Thursday, September 30, 2010

Share your thoughts on Night and Day

Our 2010 / 2011 Season is underway with Night and Day, the inaugural play that began the company 14 seasons ago.

We've already heard that "this multifaceted drama poses questions that easily might be asked at any point in the current 24/7 news cycle" (Chicago Sun-Times) and that the "production is not only shrewdly timed but very adroit, smart and accomplished." (Chicago Tribune)

Now we wanted to give you the opportunity to share your own reviews, questions and comments about this play and production.

Consider these questions raised by the play:
• What risks and responsibilities should journalists to take today?
• How do you choose which news sources are trustworthy?
• Is "fluff" news crucial to keeping papers around or does it undermine the credibility of the "real" stories?


Remy Bumppo said...

Click on Post a Comment to add your thoughts here.

Mama tembo said...

Sadly I think that "fluff" is necessary to get advertisers to fund the newspapers and keep them going. Happy Talk has become the norm on local TV stations as well. An "all news" newspaper will never be able to stay in business (but they probably never could - just seems more "dumbed down" these days)But I am willing to put up with all the junk in order to have newspapers continue to survive said...

As the play emphasizes, the story is whatever the reporter decides it is, and can get out into the world. That makes me both really value and really distrust the diverse media scene we now have. When Twitter can let us know what's happening in Iran, that's good -- we're freed from the dominance of those who own the media -- but when a lone blogger, almost singlehandedly, can ignite an issue like the Islamic Center controversy, that's bad. One thing is for sure. Freedom of the press is no longer limited to the man who owns one -- or in the case of Night and Day, to the guy who has the private Telex.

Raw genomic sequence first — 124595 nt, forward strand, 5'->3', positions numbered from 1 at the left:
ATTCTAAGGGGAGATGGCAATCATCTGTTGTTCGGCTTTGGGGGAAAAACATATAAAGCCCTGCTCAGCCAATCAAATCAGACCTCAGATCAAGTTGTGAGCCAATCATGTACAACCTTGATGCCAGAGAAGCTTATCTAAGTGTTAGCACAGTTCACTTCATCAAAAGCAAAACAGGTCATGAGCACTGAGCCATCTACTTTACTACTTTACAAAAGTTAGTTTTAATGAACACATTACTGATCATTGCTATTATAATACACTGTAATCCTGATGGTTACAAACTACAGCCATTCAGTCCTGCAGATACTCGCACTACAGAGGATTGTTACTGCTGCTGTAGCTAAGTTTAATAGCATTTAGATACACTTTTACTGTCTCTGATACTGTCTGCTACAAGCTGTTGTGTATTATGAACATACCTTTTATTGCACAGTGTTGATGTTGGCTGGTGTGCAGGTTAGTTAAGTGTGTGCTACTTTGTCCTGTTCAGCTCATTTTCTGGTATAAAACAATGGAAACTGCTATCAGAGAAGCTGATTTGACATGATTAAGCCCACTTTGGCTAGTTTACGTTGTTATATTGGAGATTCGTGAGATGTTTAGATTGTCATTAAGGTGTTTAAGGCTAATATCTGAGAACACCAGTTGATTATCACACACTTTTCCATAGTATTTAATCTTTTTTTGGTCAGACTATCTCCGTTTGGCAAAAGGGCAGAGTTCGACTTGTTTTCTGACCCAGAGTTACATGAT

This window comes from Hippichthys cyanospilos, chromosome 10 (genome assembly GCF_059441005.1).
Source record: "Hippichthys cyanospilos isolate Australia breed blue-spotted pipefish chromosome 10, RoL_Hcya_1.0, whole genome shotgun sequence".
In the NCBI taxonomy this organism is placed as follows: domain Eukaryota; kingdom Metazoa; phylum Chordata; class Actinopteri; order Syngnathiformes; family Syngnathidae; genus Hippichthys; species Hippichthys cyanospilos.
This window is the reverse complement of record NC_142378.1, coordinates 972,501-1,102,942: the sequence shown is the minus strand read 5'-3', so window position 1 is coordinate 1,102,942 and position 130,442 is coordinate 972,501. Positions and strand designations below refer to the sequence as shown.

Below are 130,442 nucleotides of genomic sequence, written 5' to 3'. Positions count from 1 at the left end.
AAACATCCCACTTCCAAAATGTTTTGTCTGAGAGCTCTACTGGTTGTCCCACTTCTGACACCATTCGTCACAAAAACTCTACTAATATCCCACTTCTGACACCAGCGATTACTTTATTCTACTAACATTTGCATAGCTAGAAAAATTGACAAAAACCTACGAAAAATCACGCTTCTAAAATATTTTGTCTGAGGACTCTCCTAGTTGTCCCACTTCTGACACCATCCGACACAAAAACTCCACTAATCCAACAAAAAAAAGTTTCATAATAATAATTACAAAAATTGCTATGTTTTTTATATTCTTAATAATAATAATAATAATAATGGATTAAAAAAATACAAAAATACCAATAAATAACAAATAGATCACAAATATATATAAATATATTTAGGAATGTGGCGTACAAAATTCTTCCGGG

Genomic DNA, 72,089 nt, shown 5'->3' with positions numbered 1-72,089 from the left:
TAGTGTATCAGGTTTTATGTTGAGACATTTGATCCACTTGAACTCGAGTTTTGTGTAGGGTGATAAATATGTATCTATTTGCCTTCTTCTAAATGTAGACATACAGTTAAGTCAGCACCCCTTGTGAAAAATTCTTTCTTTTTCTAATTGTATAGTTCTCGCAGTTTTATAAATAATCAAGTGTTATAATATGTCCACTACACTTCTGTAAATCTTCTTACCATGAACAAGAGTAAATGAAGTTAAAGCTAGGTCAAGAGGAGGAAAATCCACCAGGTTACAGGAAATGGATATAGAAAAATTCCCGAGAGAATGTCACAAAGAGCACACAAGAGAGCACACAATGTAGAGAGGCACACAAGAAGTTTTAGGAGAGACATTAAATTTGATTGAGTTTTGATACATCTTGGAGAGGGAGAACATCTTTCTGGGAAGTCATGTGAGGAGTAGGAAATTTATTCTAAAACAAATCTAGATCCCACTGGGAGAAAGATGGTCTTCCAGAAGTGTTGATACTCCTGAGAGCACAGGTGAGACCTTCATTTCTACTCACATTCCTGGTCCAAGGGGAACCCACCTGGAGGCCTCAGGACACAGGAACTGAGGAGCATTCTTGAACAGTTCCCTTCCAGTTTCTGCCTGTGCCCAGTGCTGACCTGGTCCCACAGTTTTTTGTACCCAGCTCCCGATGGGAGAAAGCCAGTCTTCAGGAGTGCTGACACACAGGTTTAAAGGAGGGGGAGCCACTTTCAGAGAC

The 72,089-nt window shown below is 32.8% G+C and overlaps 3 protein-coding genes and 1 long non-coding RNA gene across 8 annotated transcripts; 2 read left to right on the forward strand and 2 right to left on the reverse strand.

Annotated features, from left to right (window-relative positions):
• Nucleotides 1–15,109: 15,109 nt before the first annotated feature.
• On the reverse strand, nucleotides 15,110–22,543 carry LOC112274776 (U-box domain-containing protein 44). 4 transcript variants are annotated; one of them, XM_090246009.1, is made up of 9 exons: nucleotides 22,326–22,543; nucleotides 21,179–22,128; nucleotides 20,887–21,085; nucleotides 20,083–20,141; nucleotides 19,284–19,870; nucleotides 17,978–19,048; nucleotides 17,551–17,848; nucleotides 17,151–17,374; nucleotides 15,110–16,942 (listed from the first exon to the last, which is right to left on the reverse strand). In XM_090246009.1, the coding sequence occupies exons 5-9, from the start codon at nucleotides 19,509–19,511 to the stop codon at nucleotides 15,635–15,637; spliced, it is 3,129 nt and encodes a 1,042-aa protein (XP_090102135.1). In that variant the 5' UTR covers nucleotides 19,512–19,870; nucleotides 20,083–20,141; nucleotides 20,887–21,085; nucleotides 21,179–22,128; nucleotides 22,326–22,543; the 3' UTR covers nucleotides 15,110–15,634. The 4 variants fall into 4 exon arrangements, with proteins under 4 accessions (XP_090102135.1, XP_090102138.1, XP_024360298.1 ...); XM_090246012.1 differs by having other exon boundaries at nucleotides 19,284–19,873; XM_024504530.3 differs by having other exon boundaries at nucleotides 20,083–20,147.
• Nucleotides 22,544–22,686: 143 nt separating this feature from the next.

Great play. Everyone should see it!

mamatembo said...

I have seen Night and Day a number of times...and each time, I catch something new or think something more. It is an amazing, multifaceted play (well, duh, IT'S STOPPARD) and I love it!

James said...

Stoppard always provides a wealth of witty word play, but in this case the production added the spark that is needed to take the words beyond mere caustic cerebral commentary and make them come alive with meaning for the audience. This play, although more than thirty years old and based on the currents events of its day still was able to speak to issues today; issues centering on the theme of freedom, both of the press, the world, and personal relations. Remy Bumppo has shown once again that they are more than capable of presenting "think" theater with meaning and value for an appreciative audience.